If you have a blog, post on photo-sharing sites or upload your videos to YouTube, you've probably wondered when and how your media is being used by other people. Regardless of whether it's free-to-use media or copyrighted material, the process of tracking it down is the same.
Depending on the type of media you're producing, you can track it in different ways. For our purposes, we'll break the search into three types: art and photos; writing; and videos.
Track Where Your Photos and Art Appear Online
Tracking where photos and art appear online is pretty easy if you don't mind doing it manually. The web app TinEye provides a simple reverse image search that will track anywhere your image turns up online. All you need to do is upload your image and TinyEye will search to see if it appears anywhere else online. Google's own Search by Image will do the same thing.
Less helpful but still useful is your image host's built-in stats page. If you're using any of the big image-hosting sites such as Picasa (views), Photobucket (Home > Stats) or Flickr (Your Stats), you'll find a statistics page showing when people link to your images. Provided someone is linking and crediting your image, you'll see where it's coming from.
Track Down Writing Quotes, Links and Everything Else
Tracking down your written words is a bit tricky. The simple and automated method is to create a Google Alert with your name, but that's only going to show up when someone is linking to your writing with your name included. The other easy method is to set up trackbacks on your blog so you can tell when people link to you. If your blog doesn't support trackbacks (or you're not using a blog format) you can use Google's Webmaster Tools for free. Once Webmaster Tools is set up, click Traffic > Links to see who is linking to you.
Of course, not every usage of your writing media is going to link back to you. To find out where your words might also be appearing, you can use a copy search engine like Copyscape. In Copyscape you paste the URL you want to check and Copyscape will pull up any links that are identical. You can also sign up for the automated service Copysentry that does the same thing for $US4.95 a month.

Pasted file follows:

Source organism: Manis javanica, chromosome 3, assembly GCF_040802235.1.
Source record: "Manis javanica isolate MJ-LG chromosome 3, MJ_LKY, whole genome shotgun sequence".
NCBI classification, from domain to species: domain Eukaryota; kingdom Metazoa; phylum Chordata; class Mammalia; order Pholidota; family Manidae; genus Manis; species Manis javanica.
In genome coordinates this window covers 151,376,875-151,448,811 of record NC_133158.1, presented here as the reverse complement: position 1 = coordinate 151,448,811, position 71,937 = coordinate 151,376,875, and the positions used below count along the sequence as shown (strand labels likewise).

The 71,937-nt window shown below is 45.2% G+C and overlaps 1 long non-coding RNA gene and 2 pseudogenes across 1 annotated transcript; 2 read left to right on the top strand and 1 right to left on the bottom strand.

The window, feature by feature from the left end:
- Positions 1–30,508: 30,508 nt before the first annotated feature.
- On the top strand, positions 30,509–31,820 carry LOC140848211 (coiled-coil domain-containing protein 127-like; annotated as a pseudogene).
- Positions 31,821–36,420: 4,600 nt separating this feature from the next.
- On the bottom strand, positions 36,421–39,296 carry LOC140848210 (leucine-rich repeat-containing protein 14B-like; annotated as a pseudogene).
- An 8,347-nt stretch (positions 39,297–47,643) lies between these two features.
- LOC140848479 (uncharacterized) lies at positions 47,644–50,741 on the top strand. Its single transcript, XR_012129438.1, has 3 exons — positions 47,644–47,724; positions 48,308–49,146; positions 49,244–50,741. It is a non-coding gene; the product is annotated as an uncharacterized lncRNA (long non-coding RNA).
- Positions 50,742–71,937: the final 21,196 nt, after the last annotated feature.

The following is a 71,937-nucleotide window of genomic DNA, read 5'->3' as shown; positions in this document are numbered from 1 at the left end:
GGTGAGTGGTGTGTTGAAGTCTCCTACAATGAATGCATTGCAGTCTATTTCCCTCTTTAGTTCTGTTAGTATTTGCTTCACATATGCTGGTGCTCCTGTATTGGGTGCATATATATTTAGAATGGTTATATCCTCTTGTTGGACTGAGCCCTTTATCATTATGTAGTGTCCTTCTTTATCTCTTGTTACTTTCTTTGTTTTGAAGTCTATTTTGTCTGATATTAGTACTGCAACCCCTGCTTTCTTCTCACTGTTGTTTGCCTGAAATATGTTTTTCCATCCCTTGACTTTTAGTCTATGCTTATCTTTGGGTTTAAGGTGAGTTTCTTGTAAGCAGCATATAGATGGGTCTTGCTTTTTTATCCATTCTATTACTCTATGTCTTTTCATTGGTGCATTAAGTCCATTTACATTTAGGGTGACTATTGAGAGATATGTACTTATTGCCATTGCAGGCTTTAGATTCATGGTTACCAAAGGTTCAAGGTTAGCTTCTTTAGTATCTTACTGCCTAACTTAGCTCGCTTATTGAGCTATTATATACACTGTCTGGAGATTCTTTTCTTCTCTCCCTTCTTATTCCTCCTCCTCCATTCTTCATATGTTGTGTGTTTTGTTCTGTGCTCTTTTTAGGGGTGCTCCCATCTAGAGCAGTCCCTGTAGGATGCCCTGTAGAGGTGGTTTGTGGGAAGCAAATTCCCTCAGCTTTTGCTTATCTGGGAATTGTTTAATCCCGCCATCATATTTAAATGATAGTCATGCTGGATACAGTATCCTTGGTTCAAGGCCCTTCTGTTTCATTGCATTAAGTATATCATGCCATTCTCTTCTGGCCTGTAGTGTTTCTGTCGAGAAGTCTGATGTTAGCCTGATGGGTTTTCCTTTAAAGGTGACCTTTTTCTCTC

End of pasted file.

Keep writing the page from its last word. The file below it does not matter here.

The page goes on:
Find Where Your Videos Are Getting Embedded
Tracking where your videos turn up online is remarkably easy and built right into the two major video-sharing platforms, YouTube and Vimeo. You can check where traffic comes from and where the video is embedded.
For YouTube, click your account name in the top right corner, select Video Manager and click the Analytic button. Here you'll find the traffic of all your videos and a breakdown of where that traffic comes from. To find out where the video is embedded, select the video you want to track and then click the Analytics button. Select Playback locations, then click on the "Embedded player on other websites" link. Here you'll find every site that has embedded your video.
For Vimeo you need a paid Plus membership to see where you videos are embedded. Click Me > My Stats > Advanced stats > Embed. Here you'll see where your videos have been embedded.
Whether you're curious as to how your freely available media gets used, or if you're trying to hunt down someone breaking copyright, the above tips should get you on your way. We weren't able to find a good way to track down how music is used save for a Google Alert or a store's built-in statistics tool (the online store Bandcamp, for instance, gives you a breakdown of incoming links), but if you have some ideas (about music or any other media) please share them in the comments.